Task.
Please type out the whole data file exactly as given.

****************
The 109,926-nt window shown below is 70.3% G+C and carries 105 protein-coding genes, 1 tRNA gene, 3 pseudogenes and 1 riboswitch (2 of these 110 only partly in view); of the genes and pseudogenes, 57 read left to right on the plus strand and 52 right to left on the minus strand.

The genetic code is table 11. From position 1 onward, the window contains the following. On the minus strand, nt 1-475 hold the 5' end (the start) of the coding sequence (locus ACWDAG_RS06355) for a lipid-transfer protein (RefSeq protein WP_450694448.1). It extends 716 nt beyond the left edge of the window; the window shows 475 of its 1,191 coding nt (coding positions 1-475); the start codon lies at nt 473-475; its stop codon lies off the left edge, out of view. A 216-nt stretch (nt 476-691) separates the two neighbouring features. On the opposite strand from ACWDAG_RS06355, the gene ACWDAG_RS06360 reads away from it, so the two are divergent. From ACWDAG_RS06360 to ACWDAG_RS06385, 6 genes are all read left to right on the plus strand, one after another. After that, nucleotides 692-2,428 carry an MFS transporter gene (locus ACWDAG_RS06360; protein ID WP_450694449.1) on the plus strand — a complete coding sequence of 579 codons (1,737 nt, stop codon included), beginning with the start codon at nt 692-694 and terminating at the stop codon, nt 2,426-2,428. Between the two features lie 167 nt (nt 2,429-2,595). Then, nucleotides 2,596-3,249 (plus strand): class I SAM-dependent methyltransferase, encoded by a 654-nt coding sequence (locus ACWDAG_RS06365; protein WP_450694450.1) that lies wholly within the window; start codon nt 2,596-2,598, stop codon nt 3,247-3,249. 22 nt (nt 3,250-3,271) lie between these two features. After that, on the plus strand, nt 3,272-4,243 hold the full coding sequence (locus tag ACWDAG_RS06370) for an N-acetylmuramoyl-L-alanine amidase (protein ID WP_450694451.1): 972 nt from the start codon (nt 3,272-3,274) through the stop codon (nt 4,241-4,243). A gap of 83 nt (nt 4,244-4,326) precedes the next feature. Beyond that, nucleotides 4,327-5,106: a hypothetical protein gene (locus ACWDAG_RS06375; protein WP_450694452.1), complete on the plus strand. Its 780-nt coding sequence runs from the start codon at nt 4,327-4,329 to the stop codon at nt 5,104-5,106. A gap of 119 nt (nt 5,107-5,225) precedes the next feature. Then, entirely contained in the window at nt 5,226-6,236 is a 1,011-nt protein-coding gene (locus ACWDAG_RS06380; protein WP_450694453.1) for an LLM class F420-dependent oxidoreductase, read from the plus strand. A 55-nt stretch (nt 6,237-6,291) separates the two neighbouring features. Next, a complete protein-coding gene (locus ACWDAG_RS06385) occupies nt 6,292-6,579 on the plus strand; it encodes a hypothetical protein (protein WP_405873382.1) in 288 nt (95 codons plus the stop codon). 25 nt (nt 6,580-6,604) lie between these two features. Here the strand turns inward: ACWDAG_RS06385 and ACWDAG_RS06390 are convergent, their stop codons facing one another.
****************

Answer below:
The 109,926-nt window shown below is 70.3% G+C and carries 105 protein-coding genes, 1 tRNA gene, 3 pseudogenes and 1 riboswitch (2 of these 110 only partly in view); of the genes and pseudogenes, 57 read left to right on the plus strand and 52 right to left on the minus strand.

The genetic code is table 11. From position 1 onward, the window contains the following. On the minus strand, nt 1-475 hold the 5' end (the start) of the coding sequence (locus ACWDAG_RS06355) for a lipid-transfer protein (RefSeq protein WP_450694448.1). It extends 716 nt beyond the left edge of the window; the window shows 475 of its 1,191 coding nt (coding positions 1-475); the start codon lies at nt 473-475; its stop codon lies off the left edge, out of view. A 216-nt stretch (nt 476-691) separates the two neighbouring features. On the opposite strand from ACWDAG_RS06355, the gene ACWDAG_RS06360 reads away from it, so the two are divergent. From ACWDAG_RS06360 to ACWDAG_RS06385, 6 genes are all read left to right on the plus strand, one after another. After that, nucleotides 692-2,428 carry an MFS transporter gene (locus ACWDAG_RS06360; protein ID WP_450694449.1) on the plus strand — a complete coding sequence of 579 codons (1,737 nt, stop codon included), beginning with the start codon at nt 692-694 and terminating at the stop codon, nt 2,426-2,428. Between the two features lie 167 nt (nt 2,429-2,595). Then, nucleotides 2,596-3,249 (plus strand): class I SAM-dependent methyltransferase, encoded by a 654-nt coding sequence (locus ACWDAG_RS06365; protein WP_450694450.1) that lies wholly within the window; start codon nt 2,596-2,598, stop codon nt 3,247-3,249. 22 nt (nt 3,250-3,271) lie between these two features. After that, on the plus strand, nt 3,272-4,243 hold the full coding sequence (locus tag ACWDAG_RS06370) for an N-acetylmuramoyl-L-alanine amidase (protein ID WP_450694451.1): 972 nt from the start codon (nt 3,272-3,274) through the stop codon (nt 4,241-4,243). A gap of 83 nt (nt 4,244-4,326) precedes the next feature. Beyond that, nucleotides 4,327-5,106: a hypothetical protein gene (locus ACWDAG_RS06375; protein WP_450694452.1), complete on the plus strand. Its 780-nt coding sequence runs from the start codon at nt 4,327-4,329 to the stop codon at nt 5,104-5,106. A gap of 119 nt (nt 5,107-5,225) precedes the next feature. Then, entirely contained in the window at nt 5,226-6,236 is a 1,011-nt protein-coding gene (locus ACWDAG_RS06380; protein WP_450694453.1) for an LLM class F420-dependent oxidoreductase, read from the plus strand. A 55-nt stretch (nt 6,237-6,291) separates the two neighbouring features. Next, a complete protein-coding gene (locus ACWDAG_RS06385) occupies nt 6,292-6,579 on the plus strand; it encodes a hypothetical protein (protein WP_405873382.1) in 288 nt (95 codons plus the stop codon). 25 nt (nt 6,580-6,604) lie between these two features. Here the strand turns inward: ACWDAG_RS06385 and ACWDAG_RS06390 are convergent, their stop codons facing one another.